“Our oceans are teeming with life. From the smallest organism living in a rock pool to the largest marine mammal traversing the globe, new life is created every day, and has been for millions of years. For many people around the world, the sea will forever be a source of creation, nourishment and life.”
– Mark Gambino, photographer
In his vision for Boyhood, director Richard Linlaker wanted to create a film about a boy growing up. Shot over 12 years with the same cast, it treats audiences to one incredible human time-lapse as we watch six-year-old Mason grow to 18 years of age before our eyes.
“As the freezing conditions of winter relinquish their dominion over the garden, spring thaws the soil, signalling the dormant tulip bulbs to wake up and display their wares for a brief but colourful few weeks of new life.”
– James Watkins, photographer
We’ve Only Just Begun – The Carpenters
Before the rising sun we fly,
So many roads to choose
We start out walking and learn to run.
And yes, we’ve just begun.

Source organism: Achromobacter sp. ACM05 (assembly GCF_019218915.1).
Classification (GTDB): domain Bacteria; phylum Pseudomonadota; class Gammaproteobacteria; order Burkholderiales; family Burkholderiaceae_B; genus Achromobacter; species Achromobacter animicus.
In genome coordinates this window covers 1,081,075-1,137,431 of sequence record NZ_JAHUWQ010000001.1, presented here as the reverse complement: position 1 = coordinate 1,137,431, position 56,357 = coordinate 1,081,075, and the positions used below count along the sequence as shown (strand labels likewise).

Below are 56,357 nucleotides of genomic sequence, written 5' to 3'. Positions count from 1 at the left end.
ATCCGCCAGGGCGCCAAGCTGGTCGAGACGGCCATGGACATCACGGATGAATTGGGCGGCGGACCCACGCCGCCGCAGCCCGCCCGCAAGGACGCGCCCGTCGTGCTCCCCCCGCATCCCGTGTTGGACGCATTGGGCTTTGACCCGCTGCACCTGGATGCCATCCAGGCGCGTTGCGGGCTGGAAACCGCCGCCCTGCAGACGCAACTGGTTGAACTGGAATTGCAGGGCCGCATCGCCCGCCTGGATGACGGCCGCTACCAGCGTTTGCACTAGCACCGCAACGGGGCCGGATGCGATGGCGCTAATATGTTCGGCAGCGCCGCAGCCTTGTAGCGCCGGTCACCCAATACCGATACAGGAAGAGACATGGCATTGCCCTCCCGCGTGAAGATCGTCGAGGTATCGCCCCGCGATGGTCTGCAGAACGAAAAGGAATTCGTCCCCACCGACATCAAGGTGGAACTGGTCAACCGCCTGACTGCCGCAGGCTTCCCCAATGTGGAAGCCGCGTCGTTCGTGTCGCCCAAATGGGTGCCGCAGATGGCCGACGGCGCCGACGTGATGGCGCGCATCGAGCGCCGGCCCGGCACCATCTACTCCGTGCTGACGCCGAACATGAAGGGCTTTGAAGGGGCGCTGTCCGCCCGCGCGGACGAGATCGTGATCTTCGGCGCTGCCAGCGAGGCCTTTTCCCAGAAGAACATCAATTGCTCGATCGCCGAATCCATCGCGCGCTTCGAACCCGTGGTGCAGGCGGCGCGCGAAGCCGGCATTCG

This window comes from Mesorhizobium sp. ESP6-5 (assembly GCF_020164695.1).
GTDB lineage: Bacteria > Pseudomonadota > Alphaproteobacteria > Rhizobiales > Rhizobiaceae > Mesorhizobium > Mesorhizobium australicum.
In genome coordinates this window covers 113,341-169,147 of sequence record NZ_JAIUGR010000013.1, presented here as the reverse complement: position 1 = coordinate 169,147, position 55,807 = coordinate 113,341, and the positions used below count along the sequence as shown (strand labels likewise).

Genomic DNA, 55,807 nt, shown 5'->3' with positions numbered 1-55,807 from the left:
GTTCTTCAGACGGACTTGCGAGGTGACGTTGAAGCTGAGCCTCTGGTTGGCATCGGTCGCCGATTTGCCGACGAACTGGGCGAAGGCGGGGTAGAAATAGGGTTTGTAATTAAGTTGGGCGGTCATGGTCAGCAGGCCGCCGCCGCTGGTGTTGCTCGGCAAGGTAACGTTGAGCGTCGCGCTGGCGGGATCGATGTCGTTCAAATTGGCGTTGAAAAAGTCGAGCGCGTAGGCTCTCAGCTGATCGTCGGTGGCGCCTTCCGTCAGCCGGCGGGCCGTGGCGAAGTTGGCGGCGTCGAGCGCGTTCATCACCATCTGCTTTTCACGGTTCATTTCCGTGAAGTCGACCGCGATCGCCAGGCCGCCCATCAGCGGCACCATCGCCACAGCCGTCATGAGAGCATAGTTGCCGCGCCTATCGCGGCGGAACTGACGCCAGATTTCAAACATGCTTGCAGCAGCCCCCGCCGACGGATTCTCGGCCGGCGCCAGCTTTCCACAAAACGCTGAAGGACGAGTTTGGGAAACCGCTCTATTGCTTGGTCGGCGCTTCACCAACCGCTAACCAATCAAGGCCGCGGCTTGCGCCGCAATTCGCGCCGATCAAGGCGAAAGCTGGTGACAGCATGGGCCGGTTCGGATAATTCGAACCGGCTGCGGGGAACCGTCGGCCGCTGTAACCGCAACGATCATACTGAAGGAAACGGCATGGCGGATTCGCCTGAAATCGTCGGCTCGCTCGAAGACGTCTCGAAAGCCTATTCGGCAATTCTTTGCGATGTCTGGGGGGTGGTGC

The beautiful lyrics of this 1970 song by The Carpenters were originally written for a California bank commercial, accompanied by a vision of a couple getting married. Encapsulating a sense of adventure and the rosy promise of what awaits in a new life together, it was recorded by The Carpenters and became an instant hit.
A dream move to NYC, the promise of fame and fortune, and a subsequent cross-roads moment when things don’t go as planned. Keira Knightley, Mark Ruffalo and Maroon Five’s Adam Levine are the key players in this easy-breezy film revolving around music, fresh starts and the magic of the Big Apple.
“I always feel the start to any new day gives a sense of ‘new life’. Day break is such a spiritual time, full of hope and bathed in the warmest of overflowing sunlight.”
– Kara Rosenlund, photographer
Feeling Good – Nina Simone
It’s a new dawn, it’s a new day, it’s a new life for me,
And I’m feelin’ good
Written for the Broadway musical The Roar of the Greasepaint – The Smell of the Crowd, Feeling Good was recorded by Nina Simone as part of her 1965 album I Put a Spell on You. It’s a soulful, rousing track and when Simone’s magical voice gets under your skin, you do feel like anything in life is possible.
Sense and Sensibility
Jane Austen’s first printed novel delves into the life and loves of the Dashwood sisters, Elinor and Marianne as they contend with the death of their father, the downsize to a distant relative’s modest property, and love and heartbreak. Its enduring theme of starting over is just as true today as in the 19th century.
“I have chosen this baby because as I believe this represents new life both metaphorically and literally.“
– Shawn Dowd, photographer